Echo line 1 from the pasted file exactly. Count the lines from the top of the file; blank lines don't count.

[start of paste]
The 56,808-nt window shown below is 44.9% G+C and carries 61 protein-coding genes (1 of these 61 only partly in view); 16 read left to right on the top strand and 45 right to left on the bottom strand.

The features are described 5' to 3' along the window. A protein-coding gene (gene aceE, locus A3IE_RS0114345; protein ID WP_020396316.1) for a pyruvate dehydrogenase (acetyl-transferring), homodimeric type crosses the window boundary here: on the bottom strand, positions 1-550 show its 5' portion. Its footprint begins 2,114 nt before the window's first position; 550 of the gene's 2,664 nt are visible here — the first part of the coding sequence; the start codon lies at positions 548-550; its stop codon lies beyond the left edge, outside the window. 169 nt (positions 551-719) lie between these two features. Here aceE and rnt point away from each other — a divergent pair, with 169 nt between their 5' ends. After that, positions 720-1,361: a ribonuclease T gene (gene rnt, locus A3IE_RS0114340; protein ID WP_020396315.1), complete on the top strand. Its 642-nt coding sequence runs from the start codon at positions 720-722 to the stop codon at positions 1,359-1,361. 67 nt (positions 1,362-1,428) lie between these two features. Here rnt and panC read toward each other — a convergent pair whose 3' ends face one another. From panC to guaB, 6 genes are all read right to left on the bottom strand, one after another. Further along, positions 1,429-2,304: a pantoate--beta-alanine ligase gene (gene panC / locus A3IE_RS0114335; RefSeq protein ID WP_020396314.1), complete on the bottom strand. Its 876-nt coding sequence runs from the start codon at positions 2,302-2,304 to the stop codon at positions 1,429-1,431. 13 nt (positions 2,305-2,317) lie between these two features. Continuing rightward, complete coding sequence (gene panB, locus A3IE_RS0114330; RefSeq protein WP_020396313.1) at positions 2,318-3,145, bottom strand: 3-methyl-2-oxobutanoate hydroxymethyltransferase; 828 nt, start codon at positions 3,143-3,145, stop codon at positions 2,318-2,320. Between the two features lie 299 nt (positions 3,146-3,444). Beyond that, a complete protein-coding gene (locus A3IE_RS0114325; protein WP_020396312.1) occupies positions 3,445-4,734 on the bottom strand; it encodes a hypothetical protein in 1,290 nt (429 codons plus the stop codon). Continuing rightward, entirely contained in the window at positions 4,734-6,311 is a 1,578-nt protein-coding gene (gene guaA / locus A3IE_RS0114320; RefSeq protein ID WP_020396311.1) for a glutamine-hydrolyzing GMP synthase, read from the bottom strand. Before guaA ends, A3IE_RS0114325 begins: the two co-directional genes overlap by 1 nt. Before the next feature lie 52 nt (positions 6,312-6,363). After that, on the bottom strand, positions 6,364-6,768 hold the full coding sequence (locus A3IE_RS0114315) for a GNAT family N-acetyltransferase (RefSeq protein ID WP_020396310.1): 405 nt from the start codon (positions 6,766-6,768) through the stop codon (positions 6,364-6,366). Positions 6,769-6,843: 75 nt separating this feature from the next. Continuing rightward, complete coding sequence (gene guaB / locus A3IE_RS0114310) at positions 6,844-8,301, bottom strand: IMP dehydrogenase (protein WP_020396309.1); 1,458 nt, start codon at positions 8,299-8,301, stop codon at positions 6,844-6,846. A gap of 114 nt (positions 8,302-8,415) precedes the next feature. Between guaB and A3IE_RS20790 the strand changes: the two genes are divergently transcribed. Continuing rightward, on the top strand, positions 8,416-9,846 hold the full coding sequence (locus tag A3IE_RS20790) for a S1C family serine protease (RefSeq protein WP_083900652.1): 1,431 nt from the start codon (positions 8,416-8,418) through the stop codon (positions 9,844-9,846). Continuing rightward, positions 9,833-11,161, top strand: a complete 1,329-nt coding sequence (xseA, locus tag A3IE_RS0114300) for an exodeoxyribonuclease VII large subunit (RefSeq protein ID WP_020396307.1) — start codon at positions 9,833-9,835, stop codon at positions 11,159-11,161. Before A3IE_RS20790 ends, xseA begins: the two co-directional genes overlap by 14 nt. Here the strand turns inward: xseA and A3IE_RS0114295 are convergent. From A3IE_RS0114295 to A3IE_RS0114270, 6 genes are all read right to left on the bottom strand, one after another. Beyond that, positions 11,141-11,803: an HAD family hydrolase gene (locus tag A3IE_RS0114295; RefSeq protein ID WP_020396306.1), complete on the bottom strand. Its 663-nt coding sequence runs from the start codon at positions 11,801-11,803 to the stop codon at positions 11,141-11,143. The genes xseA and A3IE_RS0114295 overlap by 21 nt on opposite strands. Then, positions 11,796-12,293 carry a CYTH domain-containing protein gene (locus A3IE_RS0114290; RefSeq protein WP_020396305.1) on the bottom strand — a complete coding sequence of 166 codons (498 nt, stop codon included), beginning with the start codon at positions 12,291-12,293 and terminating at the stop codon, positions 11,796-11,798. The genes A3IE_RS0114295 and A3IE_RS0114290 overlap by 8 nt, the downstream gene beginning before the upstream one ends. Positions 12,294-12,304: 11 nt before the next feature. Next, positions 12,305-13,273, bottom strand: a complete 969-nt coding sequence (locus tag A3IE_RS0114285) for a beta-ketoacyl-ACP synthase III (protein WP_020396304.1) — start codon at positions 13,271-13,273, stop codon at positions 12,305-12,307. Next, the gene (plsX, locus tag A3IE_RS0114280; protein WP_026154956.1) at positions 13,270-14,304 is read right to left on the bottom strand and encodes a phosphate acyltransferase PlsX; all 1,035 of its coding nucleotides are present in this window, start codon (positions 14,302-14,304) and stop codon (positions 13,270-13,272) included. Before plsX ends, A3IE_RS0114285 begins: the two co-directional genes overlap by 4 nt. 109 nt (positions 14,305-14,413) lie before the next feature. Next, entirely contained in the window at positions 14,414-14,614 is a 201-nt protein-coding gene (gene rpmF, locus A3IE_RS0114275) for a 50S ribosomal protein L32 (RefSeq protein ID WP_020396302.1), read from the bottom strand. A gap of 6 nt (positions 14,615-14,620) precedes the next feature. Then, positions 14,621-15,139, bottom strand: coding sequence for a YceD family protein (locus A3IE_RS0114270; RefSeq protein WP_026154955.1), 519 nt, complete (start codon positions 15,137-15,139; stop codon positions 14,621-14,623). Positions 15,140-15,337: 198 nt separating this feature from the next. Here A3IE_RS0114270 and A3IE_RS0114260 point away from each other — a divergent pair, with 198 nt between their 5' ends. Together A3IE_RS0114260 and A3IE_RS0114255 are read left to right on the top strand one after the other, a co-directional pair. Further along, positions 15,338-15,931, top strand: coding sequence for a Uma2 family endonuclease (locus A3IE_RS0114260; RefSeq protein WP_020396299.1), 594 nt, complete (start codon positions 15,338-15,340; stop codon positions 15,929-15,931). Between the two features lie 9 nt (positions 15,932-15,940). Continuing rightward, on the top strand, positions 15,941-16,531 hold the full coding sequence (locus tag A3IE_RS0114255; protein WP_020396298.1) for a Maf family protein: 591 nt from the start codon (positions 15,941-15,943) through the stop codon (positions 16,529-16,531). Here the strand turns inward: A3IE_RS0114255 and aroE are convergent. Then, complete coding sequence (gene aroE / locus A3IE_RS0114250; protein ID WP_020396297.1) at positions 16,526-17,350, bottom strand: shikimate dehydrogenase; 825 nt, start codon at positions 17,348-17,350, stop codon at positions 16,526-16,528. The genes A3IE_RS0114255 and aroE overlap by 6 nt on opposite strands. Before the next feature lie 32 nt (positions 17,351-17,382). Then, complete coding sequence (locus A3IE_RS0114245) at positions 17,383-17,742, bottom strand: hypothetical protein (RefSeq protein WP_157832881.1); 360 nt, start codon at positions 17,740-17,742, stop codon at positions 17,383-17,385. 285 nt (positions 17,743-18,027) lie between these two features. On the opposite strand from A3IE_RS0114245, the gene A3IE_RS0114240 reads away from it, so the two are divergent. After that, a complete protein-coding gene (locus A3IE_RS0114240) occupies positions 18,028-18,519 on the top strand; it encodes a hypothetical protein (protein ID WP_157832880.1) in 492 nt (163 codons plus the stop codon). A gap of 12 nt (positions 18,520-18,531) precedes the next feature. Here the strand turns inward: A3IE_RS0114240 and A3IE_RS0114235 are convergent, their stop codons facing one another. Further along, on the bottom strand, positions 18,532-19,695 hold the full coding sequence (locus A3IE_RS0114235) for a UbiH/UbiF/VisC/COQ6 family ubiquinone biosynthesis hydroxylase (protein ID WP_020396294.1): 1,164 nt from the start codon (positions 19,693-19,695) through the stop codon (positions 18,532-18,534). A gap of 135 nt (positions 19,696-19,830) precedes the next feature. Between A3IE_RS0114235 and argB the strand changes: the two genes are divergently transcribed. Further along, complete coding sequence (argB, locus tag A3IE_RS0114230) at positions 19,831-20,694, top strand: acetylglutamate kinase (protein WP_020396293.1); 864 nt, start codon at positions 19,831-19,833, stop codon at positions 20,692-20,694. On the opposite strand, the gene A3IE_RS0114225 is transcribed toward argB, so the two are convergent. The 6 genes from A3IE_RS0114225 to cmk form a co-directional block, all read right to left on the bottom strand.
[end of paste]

The 56,808-nt window shown below is 44.9% G+C and carries 61 protein-coding genes (1 of these 61 only partly in view); 16 read left to right on the top strand and 45 right to left on the bottom strand.